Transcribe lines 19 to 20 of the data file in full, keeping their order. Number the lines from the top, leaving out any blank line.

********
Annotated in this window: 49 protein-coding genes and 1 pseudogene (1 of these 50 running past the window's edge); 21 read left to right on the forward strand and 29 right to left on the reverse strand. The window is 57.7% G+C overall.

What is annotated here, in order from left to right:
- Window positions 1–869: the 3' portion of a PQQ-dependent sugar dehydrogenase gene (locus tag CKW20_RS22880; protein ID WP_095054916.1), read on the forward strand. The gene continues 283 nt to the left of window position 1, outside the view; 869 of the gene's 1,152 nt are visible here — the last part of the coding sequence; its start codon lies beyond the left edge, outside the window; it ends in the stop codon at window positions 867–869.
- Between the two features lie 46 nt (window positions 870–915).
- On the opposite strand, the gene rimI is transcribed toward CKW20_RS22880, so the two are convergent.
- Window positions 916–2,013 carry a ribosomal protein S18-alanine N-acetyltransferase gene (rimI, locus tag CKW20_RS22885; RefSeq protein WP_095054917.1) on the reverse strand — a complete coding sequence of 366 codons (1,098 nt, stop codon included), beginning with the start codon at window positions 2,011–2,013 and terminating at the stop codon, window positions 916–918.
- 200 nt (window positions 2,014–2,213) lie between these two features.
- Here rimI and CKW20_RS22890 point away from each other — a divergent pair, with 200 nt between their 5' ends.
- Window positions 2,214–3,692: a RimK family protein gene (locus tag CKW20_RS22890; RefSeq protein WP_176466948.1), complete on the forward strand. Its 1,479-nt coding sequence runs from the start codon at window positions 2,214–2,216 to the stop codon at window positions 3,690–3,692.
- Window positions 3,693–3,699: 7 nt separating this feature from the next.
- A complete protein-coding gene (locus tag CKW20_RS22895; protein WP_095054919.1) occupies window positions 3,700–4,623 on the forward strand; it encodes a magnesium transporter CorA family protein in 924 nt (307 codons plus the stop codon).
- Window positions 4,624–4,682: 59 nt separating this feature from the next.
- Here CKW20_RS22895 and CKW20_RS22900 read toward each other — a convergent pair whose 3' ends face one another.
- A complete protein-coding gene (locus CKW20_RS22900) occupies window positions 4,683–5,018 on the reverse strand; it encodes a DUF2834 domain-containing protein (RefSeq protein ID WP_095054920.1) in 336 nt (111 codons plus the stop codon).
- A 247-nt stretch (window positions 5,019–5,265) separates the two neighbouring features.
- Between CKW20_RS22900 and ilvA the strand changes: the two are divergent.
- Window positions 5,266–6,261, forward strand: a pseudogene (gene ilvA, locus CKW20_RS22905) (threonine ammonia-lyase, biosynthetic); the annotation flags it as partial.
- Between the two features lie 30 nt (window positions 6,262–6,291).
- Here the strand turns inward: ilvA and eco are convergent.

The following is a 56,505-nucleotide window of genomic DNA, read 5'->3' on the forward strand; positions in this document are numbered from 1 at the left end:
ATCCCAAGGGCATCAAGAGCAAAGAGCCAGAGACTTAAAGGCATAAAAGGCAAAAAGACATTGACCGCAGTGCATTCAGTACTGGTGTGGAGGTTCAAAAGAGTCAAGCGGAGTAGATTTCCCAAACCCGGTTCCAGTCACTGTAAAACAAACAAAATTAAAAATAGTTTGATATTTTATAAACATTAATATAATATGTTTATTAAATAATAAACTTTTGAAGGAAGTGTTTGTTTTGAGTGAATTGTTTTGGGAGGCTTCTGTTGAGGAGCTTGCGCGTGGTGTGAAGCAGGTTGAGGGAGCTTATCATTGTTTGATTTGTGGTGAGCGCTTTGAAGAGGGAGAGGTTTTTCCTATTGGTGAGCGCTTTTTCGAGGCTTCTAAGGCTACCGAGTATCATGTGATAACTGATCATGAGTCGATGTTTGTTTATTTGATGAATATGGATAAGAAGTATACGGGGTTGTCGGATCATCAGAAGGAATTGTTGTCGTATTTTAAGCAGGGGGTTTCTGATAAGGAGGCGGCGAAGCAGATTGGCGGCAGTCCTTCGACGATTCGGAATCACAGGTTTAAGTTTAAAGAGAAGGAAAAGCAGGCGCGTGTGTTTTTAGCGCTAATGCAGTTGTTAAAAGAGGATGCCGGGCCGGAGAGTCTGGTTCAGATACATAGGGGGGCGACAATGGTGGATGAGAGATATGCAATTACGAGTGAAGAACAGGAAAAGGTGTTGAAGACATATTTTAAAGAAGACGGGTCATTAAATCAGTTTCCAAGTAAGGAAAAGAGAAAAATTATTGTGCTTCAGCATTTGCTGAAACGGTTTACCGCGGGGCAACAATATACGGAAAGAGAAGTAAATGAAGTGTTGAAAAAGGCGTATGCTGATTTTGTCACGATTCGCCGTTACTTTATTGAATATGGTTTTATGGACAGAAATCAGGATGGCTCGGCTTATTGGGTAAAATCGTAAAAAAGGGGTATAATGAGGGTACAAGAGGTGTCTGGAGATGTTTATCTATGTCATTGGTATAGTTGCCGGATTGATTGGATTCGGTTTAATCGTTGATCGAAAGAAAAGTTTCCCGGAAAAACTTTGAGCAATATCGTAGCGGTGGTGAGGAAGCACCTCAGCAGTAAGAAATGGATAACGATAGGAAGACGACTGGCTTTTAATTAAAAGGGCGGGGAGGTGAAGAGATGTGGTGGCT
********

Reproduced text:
- Here the strand turns inward: ilvA and eco are convergent.

The following is a 56,505-nucleotide window of genomic DNA, read 5'->3' on the forward strand; positions in this document are numbered from 1 at the left end: